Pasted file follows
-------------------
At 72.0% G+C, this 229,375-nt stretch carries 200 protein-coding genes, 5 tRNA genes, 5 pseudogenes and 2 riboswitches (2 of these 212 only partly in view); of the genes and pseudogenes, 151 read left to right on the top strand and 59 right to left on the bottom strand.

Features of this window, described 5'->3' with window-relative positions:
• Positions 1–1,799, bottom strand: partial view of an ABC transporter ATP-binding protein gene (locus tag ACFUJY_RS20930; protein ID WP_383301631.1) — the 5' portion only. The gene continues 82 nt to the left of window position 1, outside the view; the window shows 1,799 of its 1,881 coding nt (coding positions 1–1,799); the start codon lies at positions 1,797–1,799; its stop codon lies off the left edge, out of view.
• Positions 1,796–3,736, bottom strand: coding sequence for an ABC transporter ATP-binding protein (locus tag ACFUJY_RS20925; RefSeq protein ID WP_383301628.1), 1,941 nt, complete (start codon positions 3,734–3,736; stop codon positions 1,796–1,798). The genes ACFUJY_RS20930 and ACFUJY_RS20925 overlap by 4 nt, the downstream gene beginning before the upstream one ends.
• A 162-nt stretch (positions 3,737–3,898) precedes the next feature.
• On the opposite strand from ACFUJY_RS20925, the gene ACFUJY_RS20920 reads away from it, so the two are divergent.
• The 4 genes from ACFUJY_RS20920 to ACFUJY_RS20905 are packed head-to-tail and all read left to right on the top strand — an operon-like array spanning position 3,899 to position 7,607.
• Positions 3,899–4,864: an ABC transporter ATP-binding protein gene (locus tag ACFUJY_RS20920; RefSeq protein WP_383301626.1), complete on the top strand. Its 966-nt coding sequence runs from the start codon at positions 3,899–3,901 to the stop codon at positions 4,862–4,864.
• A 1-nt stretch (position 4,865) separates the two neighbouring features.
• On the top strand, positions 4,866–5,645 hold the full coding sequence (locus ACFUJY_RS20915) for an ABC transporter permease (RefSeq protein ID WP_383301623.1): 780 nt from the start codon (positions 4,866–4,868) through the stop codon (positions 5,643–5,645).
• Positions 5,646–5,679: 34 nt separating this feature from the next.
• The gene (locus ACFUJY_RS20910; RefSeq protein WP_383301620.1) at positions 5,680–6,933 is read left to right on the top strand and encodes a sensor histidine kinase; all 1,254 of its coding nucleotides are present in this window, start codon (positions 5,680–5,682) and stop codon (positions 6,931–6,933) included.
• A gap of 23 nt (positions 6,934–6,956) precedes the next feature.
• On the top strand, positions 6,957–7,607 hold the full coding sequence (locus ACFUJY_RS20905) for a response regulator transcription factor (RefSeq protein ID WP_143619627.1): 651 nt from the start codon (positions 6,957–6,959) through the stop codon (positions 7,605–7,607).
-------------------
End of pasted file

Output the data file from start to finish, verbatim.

At 72.0% G+C, this 229,375-nt stretch carries 200 protein-coding genes, 5 tRNA genes, 5 pseudogenes and 2 riboswitches (2 of these 212 only partly in view); of the genes and pseudogenes, 151 read left to right on the top strand and 59 right to left on the bottom strand.

Features of this window, described 5'->3' with window-relative positions:
• Positions 1–1,799, bottom strand: partial view of an ABC transporter ATP-binding protein gene (locus tag ACFUJY_RS20930; protein ID WP_383301631.1) — the 5' portion only. The gene continues 82 nt to the left of window position 1, outside the view; the window shows 1,799 of its 1,881 coding nt (coding positions 1–1,799); the start codon lies at positions 1,797–1,799; its stop codon lies off the left edge, out of view.
• Positions 1,796–3,736, bottom strand: coding sequence for an ABC transporter ATP-binding protein (locus tag ACFUJY_RS20925; RefSeq protein ID WP_383301628.1), 1,941 nt, complete (start codon positions 3,734–3,736; stop codon positions 1,796–1,798). The genes ACFUJY_RS20930 and ACFUJY_RS20925 overlap by 4 nt, the downstream gene beginning before the upstream one ends.
• A 162-nt stretch (positions 3,737–3,898) precedes the next feature.
• On the opposite strand from ACFUJY_RS20925, the gene ACFUJY_RS20920 reads away from it, so the two are divergent.
• The 4 genes from ACFUJY_RS20920 to ACFUJY_RS20905 are packed head-to-tail and all read left to right on the top strand — an operon-like array spanning position 3,899 to position 7,607.
• Positions 3,899–4,864: an ABC transporter ATP-binding protein gene (locus tag ACFUJY_RS20920; RefSeq protein WP_383301626.1), complete on the top strand. Its 966-nt coding sequence runs from the start codon at positions 3,899–3,901 to the stop codon at positions 4,862–4,864.
• A 1-nt stretch (position 4,865) separates the two neighbouring features.
• On the top strand, positions 4,866–5,645 hold the full coding sequence (locus ACFUJY_RS20915) for an ABC transporter permease (RefSeq protein ID WP_383301623.1): 780 nt from the start codon (positions 4,866–4,868) through the stop codon (positions 5,643–5,645).
• Positions 5,646–5,679: 34 nt separating this feature from the next.
• The gene (locus ACFUJY_RS20910; RefSeq protein WP_383301620.1) at positions 5,680–6,933 is read left to right on the top strand and encodes a sensor histidine kinase; all 1,254 of its coding nucleotides are present in this window, start codon (positions 5,680–5,682) and stop codon (positions 6,931–6,933) included.
• A gap of 23 nt (positions 6,934–6,956) precedes the next feature.
• On the top strand, positions 6,957–7,607 hold the full coding sequence (locus ACFUJY_RS20905) for a response regulator transcription factor (RefSeq protein ID WP_143619627.1): 651 nt from the start codon (positions 6,957–6,959) through the stop codon (positions 7,605–7,607).